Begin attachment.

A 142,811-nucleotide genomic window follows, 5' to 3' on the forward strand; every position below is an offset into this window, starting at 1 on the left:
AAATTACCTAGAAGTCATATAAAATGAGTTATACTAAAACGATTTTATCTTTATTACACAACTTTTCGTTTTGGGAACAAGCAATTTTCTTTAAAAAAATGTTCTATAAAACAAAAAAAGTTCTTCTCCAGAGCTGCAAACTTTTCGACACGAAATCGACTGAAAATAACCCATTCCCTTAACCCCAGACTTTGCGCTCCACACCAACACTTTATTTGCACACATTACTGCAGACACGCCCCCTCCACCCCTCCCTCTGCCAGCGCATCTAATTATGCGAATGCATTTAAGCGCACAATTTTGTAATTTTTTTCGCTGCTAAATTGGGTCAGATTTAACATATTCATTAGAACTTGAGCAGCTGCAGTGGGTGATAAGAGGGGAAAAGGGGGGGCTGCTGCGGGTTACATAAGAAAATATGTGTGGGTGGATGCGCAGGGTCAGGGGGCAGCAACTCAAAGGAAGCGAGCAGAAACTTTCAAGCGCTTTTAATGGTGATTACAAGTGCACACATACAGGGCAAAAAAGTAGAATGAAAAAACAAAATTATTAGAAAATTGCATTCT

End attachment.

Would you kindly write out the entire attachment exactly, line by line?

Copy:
A 142,811-nucleotide genomic window follows, 5' to 3' on the forward strand; every position below is an offset into this window, starting at 1 on the left:
AAATTACCTAGAAGTCATATAAAATGAGTTATACTAAAACGATTTTATCTTTATTACACAACTTTTCGTTTTGGGAACAAGCAATTTTCTTTAAAAAAATGTTCTATAAAACAAAAAAAGTTCTTCTCCAGAGCTGCAAACTTTTCGACACGAAATCGACTGAAAATAACCCATTCCCTTAACCCCAGACTTTGCGCTCCACACCAACACTTTATTTGCACACATTACTGCAGACACGCCCCCTCCACCCCTCCCTCTGCCAGCGCATCTAATTATGCGAATGCATTTAAGCGCACAATTTTGTAATTTTTTTCGCTGCTAAATTGGGTCAGATTTAACATATTCATTAGAACTTGAGCAGCTGCAGTGGGTGATAAGAGGGGAAAAGGGGGGGCTGCTGCGGGTTACATAAGAAAATATGTGTGGGTGGATGCGCAGGGTCAGGGGGCAGCAACTCAAAGGAAGCGAGCAGAAACTTTCAAGCGCTTTTAATGGTGATTACAAGTGCACACATACAGGGCAAAAAAGTAGAATGAAAAAACAAAATTATTAGAAAATTGCATTCT